I'm a 25 year old non-traditional transfer student who wants to major in some variety of critical theory and/or philosophy. I've attended community college intermittently and have a 3.3 GPA. I plan to transfer in as a sophomore. I'm not very familiar with the college application process and I'm really thankful for any advice!
I'm looking for a college that is supportive and hands on. The environment I'm looking for is non competitive and emphasizes a healthy work balance. My top priority is focusing on my critical thinking and writing skills. I'm looking for a school where the majority of my classes are small and discussion based (preferably classes would try to implement the use of primary sources.) I have been accepted to St. John's College
While I love the program I am concerned that it is too rigorous and they do not offer long term study abroad.
I know I will be challenged at whatever school I go to but my mental health really depends on a proper sleep schedule and time to decompress. A college culture that usually consists of late night study sessions to keep current with school work wouldn't work for me. I am open to any non-traditional schools as well!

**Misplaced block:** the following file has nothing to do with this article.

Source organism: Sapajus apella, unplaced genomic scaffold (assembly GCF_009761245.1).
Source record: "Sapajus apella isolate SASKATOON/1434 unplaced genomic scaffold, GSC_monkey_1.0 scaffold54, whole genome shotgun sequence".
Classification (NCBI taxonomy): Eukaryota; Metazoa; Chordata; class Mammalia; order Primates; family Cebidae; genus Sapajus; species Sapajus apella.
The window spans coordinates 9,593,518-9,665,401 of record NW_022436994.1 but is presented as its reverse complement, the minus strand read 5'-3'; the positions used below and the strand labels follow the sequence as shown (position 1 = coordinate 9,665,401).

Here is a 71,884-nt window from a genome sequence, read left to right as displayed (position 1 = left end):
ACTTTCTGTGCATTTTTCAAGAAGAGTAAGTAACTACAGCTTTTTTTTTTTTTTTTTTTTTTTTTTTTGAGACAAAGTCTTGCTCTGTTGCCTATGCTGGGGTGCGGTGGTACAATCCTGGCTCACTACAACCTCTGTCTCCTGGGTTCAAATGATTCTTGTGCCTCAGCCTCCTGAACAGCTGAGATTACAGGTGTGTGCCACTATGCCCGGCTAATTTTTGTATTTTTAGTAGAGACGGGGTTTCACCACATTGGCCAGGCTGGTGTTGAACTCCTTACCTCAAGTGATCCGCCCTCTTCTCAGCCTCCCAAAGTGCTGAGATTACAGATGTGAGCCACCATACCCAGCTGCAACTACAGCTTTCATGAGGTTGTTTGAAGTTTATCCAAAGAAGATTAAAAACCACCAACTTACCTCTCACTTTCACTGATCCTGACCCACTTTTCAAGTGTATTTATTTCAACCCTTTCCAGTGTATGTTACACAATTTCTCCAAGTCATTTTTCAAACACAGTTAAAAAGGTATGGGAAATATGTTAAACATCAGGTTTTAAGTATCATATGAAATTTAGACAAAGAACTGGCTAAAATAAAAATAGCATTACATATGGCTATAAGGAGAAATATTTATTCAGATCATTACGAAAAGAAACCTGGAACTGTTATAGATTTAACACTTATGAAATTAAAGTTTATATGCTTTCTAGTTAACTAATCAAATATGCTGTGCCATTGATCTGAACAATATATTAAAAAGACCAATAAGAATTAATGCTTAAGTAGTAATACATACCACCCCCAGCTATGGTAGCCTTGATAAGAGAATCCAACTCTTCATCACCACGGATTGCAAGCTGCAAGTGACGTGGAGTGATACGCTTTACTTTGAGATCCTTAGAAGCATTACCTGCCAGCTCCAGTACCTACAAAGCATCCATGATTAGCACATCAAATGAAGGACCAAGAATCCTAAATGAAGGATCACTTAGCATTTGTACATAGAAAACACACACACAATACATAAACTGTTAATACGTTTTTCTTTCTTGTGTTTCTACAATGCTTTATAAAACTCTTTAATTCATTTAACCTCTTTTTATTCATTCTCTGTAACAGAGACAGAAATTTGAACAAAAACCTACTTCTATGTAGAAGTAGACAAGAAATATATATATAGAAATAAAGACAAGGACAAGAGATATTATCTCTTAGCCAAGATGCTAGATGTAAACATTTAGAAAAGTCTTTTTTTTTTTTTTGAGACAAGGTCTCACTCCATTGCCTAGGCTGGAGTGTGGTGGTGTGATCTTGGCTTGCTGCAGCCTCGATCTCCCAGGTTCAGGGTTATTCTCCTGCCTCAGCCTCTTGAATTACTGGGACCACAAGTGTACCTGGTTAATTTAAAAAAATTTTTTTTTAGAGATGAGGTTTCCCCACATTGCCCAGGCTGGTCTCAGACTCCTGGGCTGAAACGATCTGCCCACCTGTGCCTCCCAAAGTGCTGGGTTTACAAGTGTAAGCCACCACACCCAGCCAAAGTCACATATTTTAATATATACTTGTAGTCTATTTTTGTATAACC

Location: Willing to consider anywhere in the U.S. or abroad. I would love to get my entire degree abroad but academic quality comes first. (Which is why I'd like to study abroad).
Financial aid: Since my list may be limited I don't want to cut out any schools at this stage because of financial aid. I will look up my EFC and compare later.
Here is the list of schools I'm looking at so far. I realize some of these schools are competitive to get in with my stats. These are schools that stood out to me when researching the learning environment that I'm aiming for. Feel free to comment if they seem too out of reach. Thank you!
St. Olaf (liked the great conversations option)
Macalester College ( I liked the concentration in critical theory)
Cornell College (I like the block plan)
Bard Berlin (I like the interdisciplinary approach)
Quest University ( I like the interdisciplinary approach)
Concordia University (liberal arts college in Quebec)
Mt. Holyoke (interested in critical social thought major)
Oberlin College (really seemed to push the discussion based format)